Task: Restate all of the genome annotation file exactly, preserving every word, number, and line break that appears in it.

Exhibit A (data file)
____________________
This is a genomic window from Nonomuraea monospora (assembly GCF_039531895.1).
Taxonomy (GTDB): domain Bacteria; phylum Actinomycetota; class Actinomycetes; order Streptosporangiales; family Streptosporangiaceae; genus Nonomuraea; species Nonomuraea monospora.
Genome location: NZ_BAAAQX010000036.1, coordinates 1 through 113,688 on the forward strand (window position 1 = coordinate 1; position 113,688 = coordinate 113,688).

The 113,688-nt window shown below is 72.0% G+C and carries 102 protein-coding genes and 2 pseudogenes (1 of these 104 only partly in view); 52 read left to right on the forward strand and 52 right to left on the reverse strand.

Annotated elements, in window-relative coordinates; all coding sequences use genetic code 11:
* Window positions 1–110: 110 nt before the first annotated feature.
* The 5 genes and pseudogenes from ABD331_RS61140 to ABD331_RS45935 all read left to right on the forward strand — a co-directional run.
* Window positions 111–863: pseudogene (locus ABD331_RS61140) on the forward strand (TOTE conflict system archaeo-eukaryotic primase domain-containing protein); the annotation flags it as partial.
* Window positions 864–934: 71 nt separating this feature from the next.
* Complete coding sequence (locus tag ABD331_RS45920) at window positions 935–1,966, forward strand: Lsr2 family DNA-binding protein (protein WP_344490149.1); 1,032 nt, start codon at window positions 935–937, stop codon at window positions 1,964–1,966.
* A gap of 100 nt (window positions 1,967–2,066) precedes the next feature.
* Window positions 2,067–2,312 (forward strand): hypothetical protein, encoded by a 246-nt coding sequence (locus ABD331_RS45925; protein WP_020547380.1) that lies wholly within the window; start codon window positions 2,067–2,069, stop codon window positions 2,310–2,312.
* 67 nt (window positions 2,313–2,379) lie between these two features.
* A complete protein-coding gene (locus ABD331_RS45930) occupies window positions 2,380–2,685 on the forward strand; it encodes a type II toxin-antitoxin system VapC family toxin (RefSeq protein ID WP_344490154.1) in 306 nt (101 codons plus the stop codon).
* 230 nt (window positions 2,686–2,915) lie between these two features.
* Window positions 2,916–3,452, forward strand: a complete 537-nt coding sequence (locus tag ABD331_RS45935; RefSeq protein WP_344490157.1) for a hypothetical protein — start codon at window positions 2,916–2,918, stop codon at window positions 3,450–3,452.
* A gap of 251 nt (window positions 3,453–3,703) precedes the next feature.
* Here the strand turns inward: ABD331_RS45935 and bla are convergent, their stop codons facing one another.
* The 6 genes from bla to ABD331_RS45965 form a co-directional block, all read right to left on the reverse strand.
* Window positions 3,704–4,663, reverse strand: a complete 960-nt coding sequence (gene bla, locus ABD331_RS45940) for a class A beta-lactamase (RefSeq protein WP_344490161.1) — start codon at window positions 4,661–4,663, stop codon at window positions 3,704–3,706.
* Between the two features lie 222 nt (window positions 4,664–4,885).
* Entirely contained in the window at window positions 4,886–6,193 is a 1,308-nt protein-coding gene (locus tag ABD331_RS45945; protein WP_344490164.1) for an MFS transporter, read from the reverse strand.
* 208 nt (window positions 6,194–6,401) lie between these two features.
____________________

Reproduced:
This is a genomic window from Nonomuraea monospora (assembly GCF_039531895.1).
Taxonomy (GTDB): domain Bacteria; phylum Actinomycetota; class Actinomycetes; order Streptosporangiales; family Streptosporangiaceae; genus Nonomuraea; species Nonomuraea monospora.
Genome location: NZ_BAAAQX010000036.1, coordinates 1 through 113,688 on the forward strand (window position 1 = coordinate 1; position 113,688 = coordinate 113,688).

The 113,688-nt window shown below is 72.0% G+C and carries 102 protein-coding genes and 2 pseudogenes (1 of these 104 only partly in view); 52 read left to right on the forward strand and 52 right to left on the reverse strand.

Annotated elements, in window-relative coordinates; all coding sequences use genetic code 11:
* Window positions 1–110: 110 nt before the first annotated feature.
* The 5 genes and pseudogenes from ABD331_RS61140 to ABD331_RS45935 all read left to right on the forward strand — a co-directional run.
* Window positions 111–863: pseudogene (locus ABD331_RS61140) on the forward strand (TOTE conflict system archaeo-eukaryotic primase domain-containing protein); the annotation flags it as partial.
* Window positions 864–934: 71 nt separating this feature from the next.
* Complete coding sequence (locus tag ABD331_RS45920) at window positions 935–1,966, forward strand: Lsr2 family DNA-binding protein (protein WP_344490149.1); 1,032 nt, start codon at window positions 935–937, stop codon at window positions 1,964–1,966.
* A gap of 100 nt (window positions 1,967–2,066) precedes the next feature.
* Window positions 2,067–2,312 (forward strand): hypothetical protein, encoded by a 246-nt coding sequence (locus ABD331_RS45925; protein WP_020547380.1) that lies wholly within the window; start codon window positions 2,067–2,069, stop codon window positions 2,310–2,312.
* 67 nt (window positions 2,313–2,379) lie between these two features.
* A complete protein-coding gene (locus ABD331_RS45930) occupies window positions 2,380–2,685 on the forward strand; it encodes a type II toxin-antitoxin system VapC family toxin (RefSeq protein ID WP_344490154.1) in 306 nt (101 codons plus the stop codon).
* 230 nt (window positions 2,686–2,915) lie between these two features.
* Window positions 2,916–3,452, forward strand: a complete 537-nt coding sequence (locus tag ABD331_RS45935; RefSeq protein WP_344490157.1) for a hypothetical protein — start codon at window positions 2,916–2,918, stop codon at window positions 3,450–3,452.
* A gap of 251 nt (window positions 3,453–3,703) precedes the next feature.
* Here the strand turns inward: ABD331_RS45935 and bla are convergent, their stop codons facing one another.
* The 6 genes from bla to ABD331_RS45965 form a co-directional block, all read right to left on the reverse strand.
* Window positions 3,704–4,663, reverse strand: a complete 960-nt coding sequence (gene bla, locus ABD331_RS45940) for a class A beta-lactamase (RefSeq protein WP_344490161.1) — start codon at window positions 4,661–4,663, stop codon at window positions 3,704–3,706.
* Between the two features lie 222 nt (window positions 4,664–4,885).
* Entirely contained in the window at window positions 4,886–6,193 is a 1,308-nt protein-coding gene (locus tag ABD331_RS45945; protein WP_344490164.1) for an MFS transporter, read from the reverse strand.
* 208 nt (window positions 6,194–6,401) lie between these two features.